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    #1

    modifying a verse from the Bible

    Dear teachers,

    Could you tell me whether the following verse from the Bible might be modified by making the best of this transformation? For example in this way?

    "Look not every man on his own things, but every man also on the things of others."

    "Let each of you look out not only for his own interest, but also for the interest of the others."

    These were the Paul's words to the Philippians, who instructed them not to dwell on themselves so much.

    Thank you in advance for your efforts.

    Regards.

    V.

  1. rewboss's Avatar

    • Join Date: Feb 2006
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    #2

    Re: modifying a verse from the Bible

    Yes, you can rewrite the sentence that way.

    Those weren't actually Paul's words to the Philippians, by the way: his words to the Philippians were in 1st century Greek. Your first quote comes from a translation made in Shakespeare's day, the so called Authorized Version (Americans call it the "King James Version"). It's written that way not because Paul wrote like that, but because that was the way educated people wrote in the 17th century.

    Language changes though, and nobody speaks or writes that way at all. Your second quote comes from the New International Version, written in the 1970s, and so is written in a 1970s style.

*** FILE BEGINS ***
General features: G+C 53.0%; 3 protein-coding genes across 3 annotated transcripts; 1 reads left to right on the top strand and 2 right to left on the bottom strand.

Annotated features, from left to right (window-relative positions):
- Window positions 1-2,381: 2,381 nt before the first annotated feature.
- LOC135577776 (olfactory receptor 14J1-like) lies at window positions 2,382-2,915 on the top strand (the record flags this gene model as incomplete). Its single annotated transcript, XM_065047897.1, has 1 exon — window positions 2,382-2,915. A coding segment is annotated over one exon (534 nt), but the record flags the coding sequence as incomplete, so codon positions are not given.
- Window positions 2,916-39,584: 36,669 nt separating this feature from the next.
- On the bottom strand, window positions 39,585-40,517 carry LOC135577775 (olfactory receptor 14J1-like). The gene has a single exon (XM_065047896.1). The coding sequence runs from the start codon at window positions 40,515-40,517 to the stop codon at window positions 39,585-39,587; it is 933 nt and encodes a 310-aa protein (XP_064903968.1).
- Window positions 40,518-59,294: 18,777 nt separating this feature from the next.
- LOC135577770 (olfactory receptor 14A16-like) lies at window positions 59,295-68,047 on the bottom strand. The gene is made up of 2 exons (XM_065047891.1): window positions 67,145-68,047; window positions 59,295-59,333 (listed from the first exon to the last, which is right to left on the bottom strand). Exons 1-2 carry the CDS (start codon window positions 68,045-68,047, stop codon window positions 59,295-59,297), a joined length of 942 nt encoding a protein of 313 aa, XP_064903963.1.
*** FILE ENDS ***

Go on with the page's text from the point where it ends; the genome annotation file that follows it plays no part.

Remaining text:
It's important to note that the NIV is not simply a "modernised" version of the Authorised Version. The writers of the NIV went back to the Greek, Hebrew and Aramaic texts and translated them.

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    #3

    Re: modifying a verse from the Bible

    Hi rewboss,

    Thank you for your phenomenal and knowledgeable explanation. I am surprised at your cognition. You are right. Paul have spoken Greek.The oldest manuscripts read, regarding this passage is so as follows:

    "Not looking each of you (plural, Greek) on his own things (that is, not having regard solely to them), but each of you on the things of others"

    Now I hope I might afford myself the pleasure of making a slight detour. I have heard that Paul have become the biblical gifts of the spirit, which include the working of miracles, haling, prophesy, and speaking in tongues. I think, he shouldn't have need to speak in Greek. Moment. I am mistaken. You are indeed right. He didn't spoke. He have written his epistle. And language was Greek. Please, excuse my lyrical digression.

    In my opinion, the second quotation (from the NIV is more intelligible than the quotation from the KJV. My uncertainty was the cause for my former post. Thank you for your empathy.

    Thank you again.Your elucidations were very helpful for me.

    Regards

    V.

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